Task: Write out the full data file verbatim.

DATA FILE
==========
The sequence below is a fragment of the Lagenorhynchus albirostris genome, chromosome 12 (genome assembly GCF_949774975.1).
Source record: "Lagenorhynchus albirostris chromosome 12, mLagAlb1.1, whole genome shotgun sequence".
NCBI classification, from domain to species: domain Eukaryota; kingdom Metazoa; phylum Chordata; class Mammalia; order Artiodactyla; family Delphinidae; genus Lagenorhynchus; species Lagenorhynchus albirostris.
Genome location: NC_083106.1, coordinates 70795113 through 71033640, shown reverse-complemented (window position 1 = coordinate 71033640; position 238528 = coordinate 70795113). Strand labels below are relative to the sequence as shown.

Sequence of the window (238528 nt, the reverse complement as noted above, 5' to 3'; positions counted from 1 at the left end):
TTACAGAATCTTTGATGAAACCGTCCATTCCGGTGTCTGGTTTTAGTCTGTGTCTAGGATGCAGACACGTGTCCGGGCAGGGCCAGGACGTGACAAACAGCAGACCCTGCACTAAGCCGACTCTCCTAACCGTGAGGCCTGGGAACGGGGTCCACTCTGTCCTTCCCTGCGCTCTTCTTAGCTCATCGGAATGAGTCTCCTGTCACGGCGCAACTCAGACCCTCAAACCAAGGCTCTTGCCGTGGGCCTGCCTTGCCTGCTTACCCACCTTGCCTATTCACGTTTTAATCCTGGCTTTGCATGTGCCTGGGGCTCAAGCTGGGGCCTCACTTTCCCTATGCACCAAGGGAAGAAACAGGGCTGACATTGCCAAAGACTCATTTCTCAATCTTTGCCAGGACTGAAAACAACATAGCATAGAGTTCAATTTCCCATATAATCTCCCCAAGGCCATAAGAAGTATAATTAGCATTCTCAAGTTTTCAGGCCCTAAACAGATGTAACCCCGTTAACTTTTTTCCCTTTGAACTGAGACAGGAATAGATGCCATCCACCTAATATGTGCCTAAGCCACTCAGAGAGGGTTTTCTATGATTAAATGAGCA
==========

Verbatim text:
The sequence below is a fragment of the Lagenorhynchus albirostris genome, chromosome 12 (genome assembly GCF_949774975.1).
Source record: "Lagenorhynchus albirostris chromosome 12, mLagAlb1.1, whole genome shotgun sequence".
NCBI classification, from domain to species: domain Eukaryota; kingdom Metazoa; phylum Chordata; class Mammalia; order Artiodactyla; family Delphinidae; genus Lagenorhynchus; species Lagenorhynchus albirostris.
Genome location: NC_083106.1, coordinates 70795113 through 71033640, shown reverse-complemented (window position 1 = coordinate 71033640; position 238528 = coordinate 70795113). Strand labels below are relative to the sequence as shown.

Sequence of the window (238528 nt, the reverse complement as noted above, 5' to 3'; positions counted from 1 at the left end):
TTACAGAATCTTTGATGAAACCGTCCATTCCGGTGTCTGGTTTTAGTCTGTGTCTAGGATGCAGACACGTGTCCGGGCAGGGCCAGGACGTGACAAACAGCAGACCCTGCACTAAGCCGACTCTCCTAACCGTGAGGCCTGGGAACGGGGTCCACTCTGTCCTTCCCTGCGCTCTTCTTAGCTCATCGGAATGAGTCTCCTGTCACGGCGCAACTCAGACCCTCAAACCAAGGCTCTTGCCGTGGGCCTGCCTTGCCTGCTTACCCACCTTGCCTATTCACGTTTTAATCCTGGCTTTGCATGTGCCTGGGGCTCAAGCTGGGGCCTCACTTTCCCTATGCACCAAGGGAAGAAACAGGGCTGACATTGCCAAAGACTCATTTCTCAATCTTTGCCAGGACTGAAAACAACATAGCATAGAGTTCAATTTCCCATATAATCTCCCCAAGGCCATAAGAAGTATAATTAGCATTCTCAAGTTTTCAGGCCCTAAACAGATGTAACCCCGTTAACTTTTTTCCCTTTGAACTGAGACAGGAATAGATGCCATCCACCTAATATGTGCCTAAGCCACTCAGAGAGGGTTTTCTATGATTAAATGAGCA